We break down the difference between infrared detectors to help you pick the right size of camera. We lay out exactly how many measurement points in each.
When looking at a series of thermal cameras, the biggest difference between the individual models is the size of the microbolometer inside. This IR resolution determines how detailed your thermal images will be and the information they contain. But it will also affect how much a given camera costs.
FLIR presents their IR Resolution as a set of dimensions: 320 x 240 for example. This means that your microbolometer has 320 infrared sensors across the top, and 240 sensors down the side. Each one of these tiny sensors is a temperature measurement point.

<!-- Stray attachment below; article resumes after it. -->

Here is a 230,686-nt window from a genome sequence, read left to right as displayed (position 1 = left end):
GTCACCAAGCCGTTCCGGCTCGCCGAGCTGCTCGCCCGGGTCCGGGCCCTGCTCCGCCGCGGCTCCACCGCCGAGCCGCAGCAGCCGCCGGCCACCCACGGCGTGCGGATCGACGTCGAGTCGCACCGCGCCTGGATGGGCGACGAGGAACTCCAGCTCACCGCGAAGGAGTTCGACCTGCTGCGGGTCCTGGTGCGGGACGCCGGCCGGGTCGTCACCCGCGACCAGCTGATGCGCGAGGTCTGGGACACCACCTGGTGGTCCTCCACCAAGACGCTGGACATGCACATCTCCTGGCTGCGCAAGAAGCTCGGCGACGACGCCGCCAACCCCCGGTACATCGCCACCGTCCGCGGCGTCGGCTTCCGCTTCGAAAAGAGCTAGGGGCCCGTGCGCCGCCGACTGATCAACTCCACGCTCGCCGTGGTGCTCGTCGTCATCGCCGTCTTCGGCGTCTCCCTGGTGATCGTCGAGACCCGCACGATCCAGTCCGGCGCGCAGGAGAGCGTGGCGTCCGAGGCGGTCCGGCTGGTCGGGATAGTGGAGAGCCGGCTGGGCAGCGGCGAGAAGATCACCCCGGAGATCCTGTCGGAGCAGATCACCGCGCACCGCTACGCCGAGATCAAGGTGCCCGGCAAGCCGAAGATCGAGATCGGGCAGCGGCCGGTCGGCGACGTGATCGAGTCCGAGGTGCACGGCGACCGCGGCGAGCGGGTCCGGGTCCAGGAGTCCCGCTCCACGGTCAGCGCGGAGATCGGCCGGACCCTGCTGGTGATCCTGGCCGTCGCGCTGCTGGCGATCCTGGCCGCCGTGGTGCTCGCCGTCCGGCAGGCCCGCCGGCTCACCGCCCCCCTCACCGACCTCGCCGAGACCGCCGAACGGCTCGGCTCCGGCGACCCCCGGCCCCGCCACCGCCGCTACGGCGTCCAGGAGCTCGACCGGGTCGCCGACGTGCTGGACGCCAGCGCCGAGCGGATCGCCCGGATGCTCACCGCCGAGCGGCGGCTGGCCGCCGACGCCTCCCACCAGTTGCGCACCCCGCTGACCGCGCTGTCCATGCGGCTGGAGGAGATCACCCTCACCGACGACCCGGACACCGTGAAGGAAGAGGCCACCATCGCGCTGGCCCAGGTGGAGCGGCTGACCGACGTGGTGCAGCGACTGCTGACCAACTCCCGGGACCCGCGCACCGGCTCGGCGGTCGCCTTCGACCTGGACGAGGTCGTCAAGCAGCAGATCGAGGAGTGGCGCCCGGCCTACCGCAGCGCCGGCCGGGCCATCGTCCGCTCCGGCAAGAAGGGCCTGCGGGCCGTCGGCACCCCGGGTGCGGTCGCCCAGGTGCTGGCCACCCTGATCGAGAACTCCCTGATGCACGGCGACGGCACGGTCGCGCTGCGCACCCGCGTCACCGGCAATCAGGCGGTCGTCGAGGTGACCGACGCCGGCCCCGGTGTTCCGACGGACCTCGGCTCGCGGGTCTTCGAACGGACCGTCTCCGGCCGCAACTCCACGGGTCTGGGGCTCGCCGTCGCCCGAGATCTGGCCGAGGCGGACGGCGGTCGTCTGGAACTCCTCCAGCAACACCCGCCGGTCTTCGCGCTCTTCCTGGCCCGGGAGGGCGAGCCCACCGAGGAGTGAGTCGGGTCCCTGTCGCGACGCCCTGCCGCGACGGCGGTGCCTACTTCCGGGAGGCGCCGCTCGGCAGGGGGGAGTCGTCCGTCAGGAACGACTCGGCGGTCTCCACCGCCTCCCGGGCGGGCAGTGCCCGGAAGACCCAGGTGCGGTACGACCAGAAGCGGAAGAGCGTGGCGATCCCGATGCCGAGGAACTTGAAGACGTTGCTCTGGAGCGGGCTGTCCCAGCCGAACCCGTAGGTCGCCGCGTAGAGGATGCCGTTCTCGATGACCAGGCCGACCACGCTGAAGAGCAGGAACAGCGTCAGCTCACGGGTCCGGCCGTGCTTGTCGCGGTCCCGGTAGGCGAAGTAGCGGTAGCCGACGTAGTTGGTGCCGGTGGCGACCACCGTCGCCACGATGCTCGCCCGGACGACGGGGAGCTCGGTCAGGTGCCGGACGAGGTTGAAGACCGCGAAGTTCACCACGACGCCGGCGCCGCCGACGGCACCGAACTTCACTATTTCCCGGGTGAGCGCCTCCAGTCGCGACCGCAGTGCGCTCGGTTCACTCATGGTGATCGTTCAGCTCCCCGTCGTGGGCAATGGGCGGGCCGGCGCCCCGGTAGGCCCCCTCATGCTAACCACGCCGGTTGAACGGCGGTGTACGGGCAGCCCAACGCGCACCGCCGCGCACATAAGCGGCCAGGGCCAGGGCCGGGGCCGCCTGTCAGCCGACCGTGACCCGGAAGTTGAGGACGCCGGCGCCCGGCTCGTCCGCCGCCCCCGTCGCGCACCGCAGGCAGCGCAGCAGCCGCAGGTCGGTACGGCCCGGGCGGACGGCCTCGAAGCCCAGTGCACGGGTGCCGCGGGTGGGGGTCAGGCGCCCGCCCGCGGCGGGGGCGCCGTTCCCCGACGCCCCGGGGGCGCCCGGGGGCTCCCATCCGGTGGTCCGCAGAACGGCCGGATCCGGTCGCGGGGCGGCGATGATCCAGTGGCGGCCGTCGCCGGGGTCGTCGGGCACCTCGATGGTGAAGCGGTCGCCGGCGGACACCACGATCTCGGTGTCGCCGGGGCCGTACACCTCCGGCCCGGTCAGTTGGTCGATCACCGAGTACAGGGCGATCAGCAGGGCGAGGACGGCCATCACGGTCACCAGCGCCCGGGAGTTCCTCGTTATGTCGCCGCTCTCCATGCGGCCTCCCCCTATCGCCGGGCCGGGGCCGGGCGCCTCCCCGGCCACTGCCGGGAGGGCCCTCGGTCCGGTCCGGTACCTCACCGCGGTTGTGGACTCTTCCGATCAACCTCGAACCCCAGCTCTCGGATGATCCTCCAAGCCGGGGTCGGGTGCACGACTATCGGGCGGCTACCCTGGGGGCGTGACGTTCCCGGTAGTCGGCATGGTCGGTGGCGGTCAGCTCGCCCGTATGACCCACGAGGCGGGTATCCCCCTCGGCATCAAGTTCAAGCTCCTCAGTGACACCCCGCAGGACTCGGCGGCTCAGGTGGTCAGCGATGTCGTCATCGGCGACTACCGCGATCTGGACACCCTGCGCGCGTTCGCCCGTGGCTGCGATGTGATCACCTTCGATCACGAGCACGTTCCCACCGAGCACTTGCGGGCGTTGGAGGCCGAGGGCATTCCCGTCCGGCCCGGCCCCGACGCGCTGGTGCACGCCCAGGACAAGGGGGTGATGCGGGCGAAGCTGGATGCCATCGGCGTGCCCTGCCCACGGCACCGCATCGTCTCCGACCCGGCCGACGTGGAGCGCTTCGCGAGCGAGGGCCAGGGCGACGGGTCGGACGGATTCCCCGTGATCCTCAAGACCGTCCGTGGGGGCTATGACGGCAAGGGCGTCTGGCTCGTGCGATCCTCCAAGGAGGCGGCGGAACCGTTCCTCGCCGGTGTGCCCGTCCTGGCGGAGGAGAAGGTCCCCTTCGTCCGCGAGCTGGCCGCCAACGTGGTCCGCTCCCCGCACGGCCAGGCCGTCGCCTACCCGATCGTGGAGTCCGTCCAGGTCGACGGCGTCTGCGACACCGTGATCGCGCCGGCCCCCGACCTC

Thinking about each sensor as one pixel on your camera's display screen is a little bit of an over-simplification, but it's a good place to start.
So on a camera with an IR resolution of 320 x 240, you have 76,800 distinct measurement points. Compare that to a much smaller imager with an 80 x 60 detector, which will have 4,800 individual sensors.
Take a look at the graphic below, which overlays the dimensions of the entire Ex series of cameras together.
But what does that look like when you're using it in the field? Lower resolution means you will still see hot and cold spots, but not with the same definition or detail that a larger microbolometer would give. Take a look:
The Exx series are FLIR's premiere building inspection and industrial thermography cameras. Here are their different resolutions stacked together.
Whether you're looking for a basic infrared start, or a complete thermography solution, the resolution on a given camera is a great place to start making your decision.